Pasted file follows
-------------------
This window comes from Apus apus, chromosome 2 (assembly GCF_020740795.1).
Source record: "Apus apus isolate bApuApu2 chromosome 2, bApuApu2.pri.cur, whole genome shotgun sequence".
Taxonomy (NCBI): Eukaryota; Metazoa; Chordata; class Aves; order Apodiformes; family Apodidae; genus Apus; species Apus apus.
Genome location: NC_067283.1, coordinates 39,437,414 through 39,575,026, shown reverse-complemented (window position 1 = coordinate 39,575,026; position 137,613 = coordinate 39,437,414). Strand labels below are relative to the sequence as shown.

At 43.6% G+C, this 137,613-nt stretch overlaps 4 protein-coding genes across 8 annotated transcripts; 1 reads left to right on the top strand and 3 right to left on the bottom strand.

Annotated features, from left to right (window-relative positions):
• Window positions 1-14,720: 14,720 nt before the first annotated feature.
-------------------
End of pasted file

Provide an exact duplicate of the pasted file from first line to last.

This window comes from Apus apus, chromosome 2 (assembly GCF_020740795.1).
Source record: "Apus apus isolate bApuApu2 chromosome 2, bApuApu2.pri.cur, whole genome shotgun sequence".
Taxonomy (NCBI): Eukaryota; Metazoa; Chordata; class Aves; order Apodiformes; family Apodidae; genus Apus; species Apus apus.
Genome location: NC_067283.1, coordinates 39,437,414 through 39,575,026, shown reverse-complemented (window position 1 = coordinate 39,575,026; position 137,613 = coordinate 39,437,414). Strand labels below are relative to the sequence as shown.

At 43.6% G+C, this 137,613-nt stretch overlaps 4 protein-coding genes across 8 annotated transcripts; 1 reads left to right on the top strand and 3 right to left on the bottom strand.

Annotated features, from left to right (window-relative positions):
• Window positions 1-14,720: 14,720 nt before the first annotated feature.